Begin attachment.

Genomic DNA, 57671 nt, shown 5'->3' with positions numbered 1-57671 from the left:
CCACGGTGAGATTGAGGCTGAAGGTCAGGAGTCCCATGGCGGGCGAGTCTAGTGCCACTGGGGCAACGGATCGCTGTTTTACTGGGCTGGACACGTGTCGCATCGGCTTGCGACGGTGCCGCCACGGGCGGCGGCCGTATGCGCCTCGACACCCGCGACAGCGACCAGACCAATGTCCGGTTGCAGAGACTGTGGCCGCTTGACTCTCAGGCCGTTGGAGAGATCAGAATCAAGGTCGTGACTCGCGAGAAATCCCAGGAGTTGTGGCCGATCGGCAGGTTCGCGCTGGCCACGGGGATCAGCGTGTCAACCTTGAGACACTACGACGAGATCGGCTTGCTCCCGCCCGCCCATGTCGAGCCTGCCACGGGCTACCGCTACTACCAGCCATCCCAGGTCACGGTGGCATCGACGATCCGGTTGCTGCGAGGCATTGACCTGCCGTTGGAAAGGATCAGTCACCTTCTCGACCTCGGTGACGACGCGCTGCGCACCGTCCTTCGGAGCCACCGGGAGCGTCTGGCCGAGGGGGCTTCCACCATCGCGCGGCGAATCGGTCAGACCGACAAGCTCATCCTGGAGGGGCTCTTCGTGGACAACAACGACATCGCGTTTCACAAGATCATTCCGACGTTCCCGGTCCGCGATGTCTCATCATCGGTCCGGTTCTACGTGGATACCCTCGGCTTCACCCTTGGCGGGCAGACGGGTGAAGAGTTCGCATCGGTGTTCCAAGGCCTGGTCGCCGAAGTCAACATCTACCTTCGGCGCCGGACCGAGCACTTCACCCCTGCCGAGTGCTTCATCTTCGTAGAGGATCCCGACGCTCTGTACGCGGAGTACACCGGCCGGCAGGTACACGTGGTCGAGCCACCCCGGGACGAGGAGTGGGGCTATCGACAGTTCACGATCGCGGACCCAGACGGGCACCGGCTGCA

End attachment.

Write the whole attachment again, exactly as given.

Genomic DNA, 57671 nt, shown 5'->3' with positions numbered 1-57671 from the left:
CCACGGTGAGATTGAGGCTGAAGGTCAGGAGTCCCATGGCGGGCGAGTCTAGTGCCACTGGGGCAACGGATCGCTGTTTTACTGGGCTGGACACGTGTCGCATCGGCTTGCGACGGTGCCGCCACGGGCGGCGGCCGTATGCGCCTCGACACCCGCGACAGCGACCAGACCAATGTCCGGTTGCAGAGACTGTGGCCGCTTGACTCTCAGGCCGTTGGAGAGATCAGAATCAAGGTCGTGACTCGCGAGAAATCCCAGGAGTTGTGGCCGATCGGCAGGTTCGCGCTGGCCACGGGGATCAGCGTGTCAACCTTGAGACACTACGACGAGATCGGCTTGCTCCCGCCCGCCCATGTCGAGCCTGCCACGGGCTACCGCTACTACCAGCCATCCCAGGTCACGGTGGCATCGACGATCCGGTTGCTGCGAGGCATTGACCTGCCGTTGGAAAGGATCAGTCACCTTCTCGACCTCGGTGACGACGCGCTGCGCACCGTCCTTCGGAGCCACCGGGAGCGTCTGGCCGAGGGGGCTTCCACCATCGCGCGGCGAATCGGTCAGACCGACAAGCTCATCCTGGAGGGGCTCTTCGTGGACAACAACGACATCGCGTTTCACAAGATCATTCCGACGTTCCCGGTCCGCGATGTCTCATCATCGGTCCGGTTCTACGTGGATACCCTCGGCTTCACCCTTGGCGGGCAGACGGGTGAAGAGTTCGCATCGGTGTTCCAAGGCCTGGTCGCCGAAGTCAACATCTACCTTCGGCGCCGGACCGAGCACTTCACCCCTGCCGAGTGCTTCATCTTCGTAGAGGATCCCGACGCTCTGTACGCGGAGTACACCGGCCGGCAGGTACACGTGGTCGAGCCACCCCGGGACGAGGAGTGGGGCTATCGACAGTTCACGATCGCGGACCCAGACGGGCACCGGCTGCA